Asia & Australia,  Bitcoin,  Media,  Politics,  United States

Must-reads for September 23, 2018: Big Bitcoin bugs, big oil, big hacks, and other big wastes of time

Here are the crypto stories you should be watching this weekend

A Major Bug In Bitcoin Software Could Have Crashed the Currency (Motherboard)
“On Tuesday, the developers of Bitcoin Core—the software that effectively powers the Bitcoin blockchain—released a new version that patched a vulnerability that allowed a malicious user to crash the network, making everyone’s digital coins effectively useless. The bug has been variously described as ‘very scary,’ ‘major,’ and one of the ‘top three or four’ most serious bugs ever discovered in Bitcoin,” writes Motherboard’s Jordan Pearson. But it’s okay. Everything’s fine now. No need to ever worry about anything ever again. Now where’s our Xanax?


These Oil Traders Are Trying to Overhaul the Industry With a Blockchain Venture (Bloomberg)
Here’s something that’s not small: “Commodity giants Mercuria Energy Group Ltd. and Gunvor Group joined forces with Royal Dutch Shell Plc and a slew of international banks to create a trade-finance venture aimed at becoming the industry standard. Using blockchain technology, the Komgo SA venture will develop a digital ledger-based system to track commodity transactions, the partners said Wednesday,” writes Bloomberg’s Andy Hoffman. Besides Societe Generale, “Other banks involved include ING Groep NV, ABN Amro Group NV, Cooperatieve Rabobank UA, Macquarie Group Ltd., Mitsubishi UFJ Financial Group Inc., Natixis SA, BNP Paribas SA, Citigroup Inc. and Credit Agricole SA. Koch Supply & Trading LP and inspection giant SGS SA are also among Komgo’s 15 founders.”


SEC Moves to Make Decision on VanEck-SolidX Bitcoin ETF Proposal (CoinDesk)
The SEC received 1,400 comments on the proposed ETF but decide, eh, why not get more? Here’s the only one they should care about.


Hackers steal $60m from Japanese cryptocurrency exchange (Financial Times)
The irony is that the exchange is called Zaif but, clearly, your bitcoins weren’t zaif.


Hackers Are Targeting Bitcoin With a Leaked NSA Software Tip, Report Says (Bloomberg)
A consortium of security companies called the Cyber Threat Alliance (which sounds like it was named by a writer for a late ‘90s film or a failed early-‘00s CBS drama) said that the National Security Agency was hacked by a group calling itself the Shadow Brokers (which was clearly named by the same guy). That shadowy group took copies of an exploit of Microsoft Windows called EternalBlue (whoever this writer is, he’s clearly been working a lot). They then used it to mine crypto on other people’s computers, a more mundane story than whatever a hack screenwriter would have come up with.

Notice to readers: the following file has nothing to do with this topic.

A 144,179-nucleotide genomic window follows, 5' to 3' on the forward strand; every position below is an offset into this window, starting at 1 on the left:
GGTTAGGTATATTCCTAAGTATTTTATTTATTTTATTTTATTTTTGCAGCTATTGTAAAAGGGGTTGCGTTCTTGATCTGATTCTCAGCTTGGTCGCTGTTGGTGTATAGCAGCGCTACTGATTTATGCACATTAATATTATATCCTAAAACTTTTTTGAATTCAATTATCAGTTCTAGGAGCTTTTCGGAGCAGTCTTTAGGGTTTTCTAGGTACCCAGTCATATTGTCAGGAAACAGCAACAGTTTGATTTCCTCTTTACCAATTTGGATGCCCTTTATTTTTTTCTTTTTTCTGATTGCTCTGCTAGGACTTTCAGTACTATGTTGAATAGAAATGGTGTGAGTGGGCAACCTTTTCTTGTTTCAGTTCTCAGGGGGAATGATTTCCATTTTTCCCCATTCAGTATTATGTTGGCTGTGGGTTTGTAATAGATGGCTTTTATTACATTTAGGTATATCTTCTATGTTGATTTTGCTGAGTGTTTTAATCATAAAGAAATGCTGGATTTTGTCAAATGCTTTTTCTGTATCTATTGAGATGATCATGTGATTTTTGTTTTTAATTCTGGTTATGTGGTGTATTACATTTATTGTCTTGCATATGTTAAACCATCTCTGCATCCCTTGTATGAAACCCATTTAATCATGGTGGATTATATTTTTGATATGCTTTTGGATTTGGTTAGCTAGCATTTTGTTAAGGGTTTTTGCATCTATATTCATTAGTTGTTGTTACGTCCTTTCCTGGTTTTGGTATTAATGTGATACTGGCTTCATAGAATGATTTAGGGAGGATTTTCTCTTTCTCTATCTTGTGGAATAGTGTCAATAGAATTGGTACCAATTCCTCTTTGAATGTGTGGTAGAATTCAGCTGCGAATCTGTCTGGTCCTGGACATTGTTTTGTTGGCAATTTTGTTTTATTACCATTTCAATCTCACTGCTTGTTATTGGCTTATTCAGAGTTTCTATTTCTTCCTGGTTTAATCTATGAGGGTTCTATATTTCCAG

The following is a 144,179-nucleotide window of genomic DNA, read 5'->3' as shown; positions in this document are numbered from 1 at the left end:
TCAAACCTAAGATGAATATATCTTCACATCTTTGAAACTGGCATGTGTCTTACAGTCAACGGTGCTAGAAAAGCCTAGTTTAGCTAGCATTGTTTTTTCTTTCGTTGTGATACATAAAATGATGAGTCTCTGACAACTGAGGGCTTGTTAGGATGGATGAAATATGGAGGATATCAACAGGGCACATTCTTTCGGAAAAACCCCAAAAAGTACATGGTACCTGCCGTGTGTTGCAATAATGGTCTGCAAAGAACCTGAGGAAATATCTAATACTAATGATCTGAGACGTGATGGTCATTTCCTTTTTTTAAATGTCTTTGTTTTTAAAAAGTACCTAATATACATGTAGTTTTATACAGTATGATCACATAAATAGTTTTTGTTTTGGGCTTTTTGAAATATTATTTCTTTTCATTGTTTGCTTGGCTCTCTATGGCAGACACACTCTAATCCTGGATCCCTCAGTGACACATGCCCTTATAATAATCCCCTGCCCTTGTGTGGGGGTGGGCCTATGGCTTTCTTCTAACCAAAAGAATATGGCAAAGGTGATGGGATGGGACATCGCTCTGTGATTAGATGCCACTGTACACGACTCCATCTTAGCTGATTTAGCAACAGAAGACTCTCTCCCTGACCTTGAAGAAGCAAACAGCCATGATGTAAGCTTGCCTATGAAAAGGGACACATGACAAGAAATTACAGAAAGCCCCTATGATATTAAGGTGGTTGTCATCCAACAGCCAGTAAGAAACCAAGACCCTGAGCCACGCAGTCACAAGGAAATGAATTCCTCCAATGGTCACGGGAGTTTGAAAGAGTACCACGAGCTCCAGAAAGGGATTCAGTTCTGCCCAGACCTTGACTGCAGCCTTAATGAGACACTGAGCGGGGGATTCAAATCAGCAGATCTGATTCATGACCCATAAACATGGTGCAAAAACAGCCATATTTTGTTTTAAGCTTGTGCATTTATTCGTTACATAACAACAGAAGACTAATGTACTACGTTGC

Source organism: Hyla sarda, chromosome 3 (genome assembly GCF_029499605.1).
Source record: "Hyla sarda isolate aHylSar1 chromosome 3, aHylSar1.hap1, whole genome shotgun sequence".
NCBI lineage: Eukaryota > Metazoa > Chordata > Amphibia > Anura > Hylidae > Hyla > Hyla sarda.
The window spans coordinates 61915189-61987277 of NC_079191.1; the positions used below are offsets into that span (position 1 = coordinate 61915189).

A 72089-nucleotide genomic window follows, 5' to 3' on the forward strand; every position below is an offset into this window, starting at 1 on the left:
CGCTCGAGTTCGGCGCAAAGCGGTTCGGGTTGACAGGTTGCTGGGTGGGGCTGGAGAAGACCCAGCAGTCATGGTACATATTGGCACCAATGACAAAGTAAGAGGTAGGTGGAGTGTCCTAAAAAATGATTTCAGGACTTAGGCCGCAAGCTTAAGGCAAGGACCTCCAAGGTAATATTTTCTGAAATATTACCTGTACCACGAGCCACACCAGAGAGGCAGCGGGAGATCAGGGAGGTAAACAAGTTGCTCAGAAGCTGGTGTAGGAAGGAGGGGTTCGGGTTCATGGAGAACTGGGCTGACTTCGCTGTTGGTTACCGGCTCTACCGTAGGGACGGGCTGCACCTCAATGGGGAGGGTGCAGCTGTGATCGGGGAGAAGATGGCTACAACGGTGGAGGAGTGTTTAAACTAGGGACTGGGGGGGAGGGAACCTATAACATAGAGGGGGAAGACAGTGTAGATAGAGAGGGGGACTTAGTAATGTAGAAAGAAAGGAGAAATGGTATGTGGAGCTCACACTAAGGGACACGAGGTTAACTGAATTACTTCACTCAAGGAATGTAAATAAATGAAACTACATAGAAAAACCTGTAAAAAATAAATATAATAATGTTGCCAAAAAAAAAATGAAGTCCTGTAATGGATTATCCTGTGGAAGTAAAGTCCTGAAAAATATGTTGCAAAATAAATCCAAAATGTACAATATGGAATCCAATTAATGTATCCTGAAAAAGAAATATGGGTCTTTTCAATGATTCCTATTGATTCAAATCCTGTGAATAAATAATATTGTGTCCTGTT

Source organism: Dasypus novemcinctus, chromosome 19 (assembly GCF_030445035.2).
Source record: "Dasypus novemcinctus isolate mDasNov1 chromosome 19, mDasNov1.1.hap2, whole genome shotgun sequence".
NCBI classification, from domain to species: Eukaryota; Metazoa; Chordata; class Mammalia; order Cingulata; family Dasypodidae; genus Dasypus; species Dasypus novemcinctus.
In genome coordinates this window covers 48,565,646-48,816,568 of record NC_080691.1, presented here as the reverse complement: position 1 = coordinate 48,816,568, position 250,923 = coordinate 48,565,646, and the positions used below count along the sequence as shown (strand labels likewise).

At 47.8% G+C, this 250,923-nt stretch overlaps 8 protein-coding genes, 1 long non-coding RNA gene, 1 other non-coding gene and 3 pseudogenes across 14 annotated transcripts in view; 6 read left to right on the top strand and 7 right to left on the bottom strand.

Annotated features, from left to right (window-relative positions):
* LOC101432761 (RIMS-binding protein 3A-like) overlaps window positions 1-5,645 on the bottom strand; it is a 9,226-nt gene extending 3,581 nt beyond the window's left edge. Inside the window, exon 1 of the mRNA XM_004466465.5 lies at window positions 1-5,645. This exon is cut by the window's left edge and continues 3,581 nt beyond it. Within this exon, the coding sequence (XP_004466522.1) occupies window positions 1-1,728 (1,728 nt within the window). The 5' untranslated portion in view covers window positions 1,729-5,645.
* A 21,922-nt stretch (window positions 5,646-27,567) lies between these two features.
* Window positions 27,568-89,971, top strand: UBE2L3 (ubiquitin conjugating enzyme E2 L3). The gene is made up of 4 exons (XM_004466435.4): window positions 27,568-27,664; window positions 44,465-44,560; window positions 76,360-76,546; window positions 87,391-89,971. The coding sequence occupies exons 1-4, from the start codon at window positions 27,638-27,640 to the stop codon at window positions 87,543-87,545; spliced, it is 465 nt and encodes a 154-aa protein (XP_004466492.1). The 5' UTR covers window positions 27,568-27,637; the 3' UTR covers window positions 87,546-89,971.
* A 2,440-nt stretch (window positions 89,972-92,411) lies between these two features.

Plans are underway for a cryptocurrency ‘stable coin’ pegged to the Aussie dollar (Business Insider Australia)
Can anything pegged to the Aussie dollar really be considered stable? We may soon find out. “The project is a joint initiative between Emparta, a blockchain employment platform, and domestic crypto exchange Bit Trade,” writes BI’s Sam Jacobs.


Bitcoin bonanza – or tax-time headache? (Acuity)
If you’re an accountant in Australia or New Zealand, you may have a ton of work cut out for you dealing with crypto. And you thought counting sheep (which is pretty much all what antipodean accountants do) was boring…


L’UNICEF FRANCE COLLECTE MAINTENANT DES DONS EN CRYPTO-MONNAIE (UNICEF France; translation: “UNICEF France now raises cryptocurrency donations”)
UNICEF France will now accept donations with Bitcoin, Ethereum, Litecoin, Ripple, Bitcoin Cash, Dash, Monero, EOS and Stellar. No word yet on how people can those into those tiny orange boxes during Halloween.


California watchdog agency bans bitcoin political donations (Associated Press)
While the Federal Election Commission allows donations in bitcoin, California—like its emissions standards—is a bit more stringent. Its Fair Political Practices Commission has banned it. You’re just going to have to come up with another way to give money to horrible politicians.


Candidate Receives First Ever Bitcoin Donation to a Political Campaign in Taiwan (CCN)
Speaking of places with horrible politicians…


HTC has a new phone called the Exodus. From the way Breaker’s Jessica Klein describes it, it’s a mess. The giveaway should have been that it’s made by HTC. [Editor’s note: Hey, Wired, that is the laziest headline we’ve seen in years. We know you’re phoning it in but, c’mon, are you phoning it in on an HTC Exodus?]



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Lawrence Lewitinn, CFA was the founding editor in chief of Modern Consensus. Disclosure: Lewitinn owns no cryptocurrencies in his portfolio.